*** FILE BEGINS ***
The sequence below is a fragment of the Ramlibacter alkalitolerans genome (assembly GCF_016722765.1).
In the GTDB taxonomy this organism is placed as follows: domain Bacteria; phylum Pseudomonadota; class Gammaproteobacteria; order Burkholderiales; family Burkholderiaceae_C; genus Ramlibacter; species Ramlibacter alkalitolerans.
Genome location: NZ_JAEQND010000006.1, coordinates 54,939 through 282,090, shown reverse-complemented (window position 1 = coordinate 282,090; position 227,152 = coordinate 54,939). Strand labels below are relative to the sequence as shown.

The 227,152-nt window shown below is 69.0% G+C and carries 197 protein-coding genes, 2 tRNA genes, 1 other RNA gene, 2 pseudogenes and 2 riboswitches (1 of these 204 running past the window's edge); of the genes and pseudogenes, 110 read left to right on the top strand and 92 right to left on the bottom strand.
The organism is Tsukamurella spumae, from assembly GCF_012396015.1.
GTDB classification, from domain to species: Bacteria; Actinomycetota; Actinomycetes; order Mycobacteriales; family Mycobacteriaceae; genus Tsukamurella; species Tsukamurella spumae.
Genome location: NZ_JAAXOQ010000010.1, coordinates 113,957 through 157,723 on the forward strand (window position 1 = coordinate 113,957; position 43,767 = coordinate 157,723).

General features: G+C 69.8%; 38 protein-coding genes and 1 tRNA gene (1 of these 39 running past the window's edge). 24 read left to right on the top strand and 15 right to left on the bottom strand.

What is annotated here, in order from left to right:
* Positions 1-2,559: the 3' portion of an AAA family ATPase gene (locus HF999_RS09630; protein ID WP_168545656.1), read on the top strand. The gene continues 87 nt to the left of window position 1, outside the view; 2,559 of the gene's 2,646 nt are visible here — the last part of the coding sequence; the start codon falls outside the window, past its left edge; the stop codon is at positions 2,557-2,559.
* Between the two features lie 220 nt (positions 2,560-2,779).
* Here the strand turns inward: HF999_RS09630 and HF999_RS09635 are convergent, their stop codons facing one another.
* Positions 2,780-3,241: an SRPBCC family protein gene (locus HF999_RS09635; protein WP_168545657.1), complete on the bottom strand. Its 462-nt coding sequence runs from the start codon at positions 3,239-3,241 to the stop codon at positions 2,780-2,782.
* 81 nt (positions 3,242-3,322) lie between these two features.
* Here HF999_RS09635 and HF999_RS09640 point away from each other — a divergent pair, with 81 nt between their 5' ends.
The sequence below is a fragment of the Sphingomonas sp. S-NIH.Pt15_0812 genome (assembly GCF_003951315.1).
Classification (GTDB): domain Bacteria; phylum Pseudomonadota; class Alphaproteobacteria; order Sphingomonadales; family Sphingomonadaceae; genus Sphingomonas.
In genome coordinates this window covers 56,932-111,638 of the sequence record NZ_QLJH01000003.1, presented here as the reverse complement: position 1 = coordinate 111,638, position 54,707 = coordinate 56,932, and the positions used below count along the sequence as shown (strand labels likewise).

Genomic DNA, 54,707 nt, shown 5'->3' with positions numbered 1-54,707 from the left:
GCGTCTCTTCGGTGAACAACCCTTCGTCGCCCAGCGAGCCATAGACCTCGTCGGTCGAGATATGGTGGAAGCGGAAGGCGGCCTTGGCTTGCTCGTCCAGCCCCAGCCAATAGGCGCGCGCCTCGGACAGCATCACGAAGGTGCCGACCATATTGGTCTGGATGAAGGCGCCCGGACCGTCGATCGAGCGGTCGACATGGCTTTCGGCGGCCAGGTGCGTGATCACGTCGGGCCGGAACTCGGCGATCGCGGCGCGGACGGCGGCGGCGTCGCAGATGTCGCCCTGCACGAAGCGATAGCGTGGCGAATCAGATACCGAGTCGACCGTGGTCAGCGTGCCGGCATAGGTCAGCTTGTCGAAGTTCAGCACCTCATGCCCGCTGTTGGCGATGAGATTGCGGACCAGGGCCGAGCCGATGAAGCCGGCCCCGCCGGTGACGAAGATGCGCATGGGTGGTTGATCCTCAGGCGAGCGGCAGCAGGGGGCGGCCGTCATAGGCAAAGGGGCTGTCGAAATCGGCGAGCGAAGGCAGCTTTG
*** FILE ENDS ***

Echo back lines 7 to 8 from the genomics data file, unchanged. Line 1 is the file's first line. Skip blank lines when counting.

Genome location: NZ_JAAXOQ010000010.1, coordinates 113,957 through 157,723 on the forward strand (window position 1 = coordinate 113,957; position 43,767 = coordinate 157,723).

General features: G+C 69.8%; 38 protein-coding genes and 1 tRNA gene (1 of these 39 running past the window's edge). 24 read left to right on the top strand and 15 right to left on the bottom strand.